Recognising that individuals need different approaches to learning means offering a flexible space, underpinned by shared community commitments. It means plenty of time for digestion of materials before group discussions and a mix of visual, verbal and written content.
The cohort included wildlife organisations dealing with the same challenges as museums, and arts organisations working alongside horticulture and transport. The points of similarity among such a diverse group of organisations begin to create a web of cross-heritage learnings that boil down to the ever-changing needs of the humans and their relationships at the centre of the workforce.
Ways to approach innovation
Our intrepid explorers have benefitted from several tools and frameworks.
There is great power in seeing challenges from a range of different perspectives and nuance to be found in lifting out components that are messy and laced with uncertainty. That process requires a great deal of collective learning to fully understand the problem.
|whose work is it?||experts, authority||stakeholders|
|type of work||efficient||act experimentally|
|expectations||fix problem||make progress|
The iceberg model
‘Systems thinking’ is a way of approaching problems that asks how various elements within a system influence one another. Think of an iceberg, which has only 10% of its total mass above the water. With a workforce challenge, there is similarly a huge amount that sits ‘below the surface’. It’s important to go deeper, past the presenting symptoms, and explore the patterns, structures and ways of thinking that make up the remaining 90% of the workforce challenge.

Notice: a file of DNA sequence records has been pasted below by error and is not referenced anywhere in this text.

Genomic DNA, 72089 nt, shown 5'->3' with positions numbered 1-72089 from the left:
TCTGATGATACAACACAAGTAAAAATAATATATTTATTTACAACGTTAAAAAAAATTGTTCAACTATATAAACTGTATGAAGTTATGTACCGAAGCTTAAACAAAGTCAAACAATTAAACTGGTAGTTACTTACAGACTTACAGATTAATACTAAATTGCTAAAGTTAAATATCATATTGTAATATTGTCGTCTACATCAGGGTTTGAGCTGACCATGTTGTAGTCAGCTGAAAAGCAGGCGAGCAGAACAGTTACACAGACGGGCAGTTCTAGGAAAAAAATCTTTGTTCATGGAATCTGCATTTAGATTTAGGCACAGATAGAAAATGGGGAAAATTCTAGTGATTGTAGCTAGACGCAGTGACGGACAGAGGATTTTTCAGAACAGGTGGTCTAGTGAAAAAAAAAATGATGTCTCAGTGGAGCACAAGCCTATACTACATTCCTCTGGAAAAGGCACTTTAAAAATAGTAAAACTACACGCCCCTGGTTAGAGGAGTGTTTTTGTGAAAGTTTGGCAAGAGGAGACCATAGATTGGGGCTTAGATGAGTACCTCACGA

Arts-based research is a fun, effective method in exploring people’s subjective experience. Throughout the ‘explore’ phase of this project, the organisations had to gather evidence via various research methods, such as focus groups and interviews. Encouraging non-verbal imaginative activity – to quite literally draw and build a heritage workforce vision for the future – made way for some lightbulb insights.
More of the innovation approaches The Young Foundation explored with the cohort can be read about via Yorkshire and North East Film Archives’ blog series, Unlocking Innovation.
Moving towards the light to make magic happen
Through this project, we’ve seen heritage changemakers and sector leaders who, through connection and collaboration, have become more confident to face the unknown and embody an innovation culture in their organisations.
The ripples of impact are already appearing and, building on this momentum, 17 of the cohort have been awarded the second phase of funding to develop and test their ideas further.
These people are finding that ‘glimmer of light in the dark room’. That place where innovation starts to get exciting. And the energy that emerges from it – albeit sometimes excruciatingly slowly – is when the magic happens. We look forward to working with them again to achieve that.